“We make our way to them,” Perry ordered, watching their progress on the monitors.  He grabbed his weapon and started leading them from the control room, ordering the doors blown off their mountings with the emergency charges built into them.

            “Where do we go then?” Tory asked.

            “To the shuttle port on thirty-two,” Perry said as they began moving out.  “The station’s lost.  With some luck we’ll be able to slip by in the confusion out there, they still need to secure HR II and Sisyphus Rock.”

            They narrowly avoided engagement with an angry horde of dock workers, running wild through the corridors and killing what men and women in suits they could lay hands on.  They’re on their own, Perry thought, pushing his people forward to meet up with the marines and guards that should be headed right for them.  They were, crashing through Perry’s group in a panic not two minutes later, most having dropped their weapons to gain speed.

            Perry had no time to wonder what happened before seeing it himself.  He would never have guessed in any case.  Two dozen men on horseback were running them down, shooting some in the back as they fled and crushing others beneath their hooves.  Horses snarled and foamed at the mouth, kicking and baying as they killed with all the delight of those on their backs.  One came to a stop, going up on its forelegs and crushing a fallen marine with a powerful stomp.  Perry had seen the like of it before, Martin Lockhard was fond of the prol hunts, all the rage with the upper classes.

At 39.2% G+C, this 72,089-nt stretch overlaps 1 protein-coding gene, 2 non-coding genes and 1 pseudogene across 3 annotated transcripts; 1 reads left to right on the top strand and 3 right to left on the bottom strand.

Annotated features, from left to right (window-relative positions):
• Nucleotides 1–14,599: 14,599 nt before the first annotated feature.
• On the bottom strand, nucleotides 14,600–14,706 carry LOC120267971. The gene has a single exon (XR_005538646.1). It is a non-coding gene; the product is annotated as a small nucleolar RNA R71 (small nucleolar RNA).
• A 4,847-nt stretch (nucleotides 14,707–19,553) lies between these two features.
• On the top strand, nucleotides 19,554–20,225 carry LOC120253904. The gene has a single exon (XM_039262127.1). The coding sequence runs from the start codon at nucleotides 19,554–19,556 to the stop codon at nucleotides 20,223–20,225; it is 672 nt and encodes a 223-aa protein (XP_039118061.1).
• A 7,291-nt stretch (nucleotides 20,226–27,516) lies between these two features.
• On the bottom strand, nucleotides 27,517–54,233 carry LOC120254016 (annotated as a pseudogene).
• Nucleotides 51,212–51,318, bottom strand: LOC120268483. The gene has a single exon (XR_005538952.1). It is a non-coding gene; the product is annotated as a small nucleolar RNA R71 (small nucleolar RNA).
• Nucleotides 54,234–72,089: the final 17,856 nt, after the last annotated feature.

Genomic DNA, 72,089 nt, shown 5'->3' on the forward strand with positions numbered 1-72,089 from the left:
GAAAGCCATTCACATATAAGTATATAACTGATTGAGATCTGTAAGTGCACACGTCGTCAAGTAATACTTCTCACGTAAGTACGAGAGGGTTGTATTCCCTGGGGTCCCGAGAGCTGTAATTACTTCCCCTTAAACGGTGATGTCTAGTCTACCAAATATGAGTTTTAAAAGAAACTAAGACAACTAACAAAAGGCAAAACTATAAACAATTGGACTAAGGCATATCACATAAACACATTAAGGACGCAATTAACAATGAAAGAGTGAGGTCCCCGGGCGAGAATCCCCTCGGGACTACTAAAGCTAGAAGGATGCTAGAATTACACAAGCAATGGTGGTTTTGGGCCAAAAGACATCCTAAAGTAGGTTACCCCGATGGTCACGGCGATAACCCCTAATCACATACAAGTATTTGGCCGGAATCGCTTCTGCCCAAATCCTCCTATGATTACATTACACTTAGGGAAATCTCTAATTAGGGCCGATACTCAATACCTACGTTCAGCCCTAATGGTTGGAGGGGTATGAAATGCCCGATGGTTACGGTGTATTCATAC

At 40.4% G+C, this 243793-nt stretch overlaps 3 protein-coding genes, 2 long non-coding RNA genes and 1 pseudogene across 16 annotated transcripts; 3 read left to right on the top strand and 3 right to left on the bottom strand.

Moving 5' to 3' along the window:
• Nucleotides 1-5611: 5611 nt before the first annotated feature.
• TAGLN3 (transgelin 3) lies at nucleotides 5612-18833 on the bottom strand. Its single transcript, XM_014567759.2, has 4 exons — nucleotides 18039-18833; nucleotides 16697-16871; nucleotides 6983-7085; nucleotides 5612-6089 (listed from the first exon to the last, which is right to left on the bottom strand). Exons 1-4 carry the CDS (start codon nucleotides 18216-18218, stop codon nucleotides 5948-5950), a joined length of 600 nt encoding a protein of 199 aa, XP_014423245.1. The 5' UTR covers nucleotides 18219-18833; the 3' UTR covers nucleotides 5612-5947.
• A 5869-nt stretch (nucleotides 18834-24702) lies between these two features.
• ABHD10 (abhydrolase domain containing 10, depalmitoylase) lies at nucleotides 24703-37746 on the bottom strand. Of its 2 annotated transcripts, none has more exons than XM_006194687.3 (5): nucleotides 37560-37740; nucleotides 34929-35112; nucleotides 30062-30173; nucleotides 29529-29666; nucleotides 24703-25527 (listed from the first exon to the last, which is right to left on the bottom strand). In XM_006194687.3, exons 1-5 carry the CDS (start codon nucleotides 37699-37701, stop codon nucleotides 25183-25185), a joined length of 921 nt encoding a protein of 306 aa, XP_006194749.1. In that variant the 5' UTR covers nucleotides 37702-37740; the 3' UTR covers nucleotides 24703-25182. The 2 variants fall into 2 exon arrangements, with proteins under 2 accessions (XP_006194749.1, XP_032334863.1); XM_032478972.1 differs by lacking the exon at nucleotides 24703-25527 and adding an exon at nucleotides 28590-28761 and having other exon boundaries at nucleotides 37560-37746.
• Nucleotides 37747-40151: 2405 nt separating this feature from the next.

The deputy station commander began shouting at his people, ordering them to brace and repel the attackers.  The poorly armored riders would be easy pickings for men who stood their ground with automatic weapons.  Sadly, they were in no mood to listen.  Without clear shoots until the fleeing men were on top of them, the rout proved contagious.  Many of the defenders were seasoned veterans, accustomed to facing rebels and fanatics, but these homeless corsairs from the Rift were a new order of magnitude in crazy.

            To his credit, Perry held his ground, taking one of the horsemen down with his sidearm before a mounted corsair rushed by him in a blur.  Perry didn’t know what happened.  He knew he couldn’t breathe, blood flowing from his mouth as he coughed.  He staggered forward and fell to his knees, then nothing.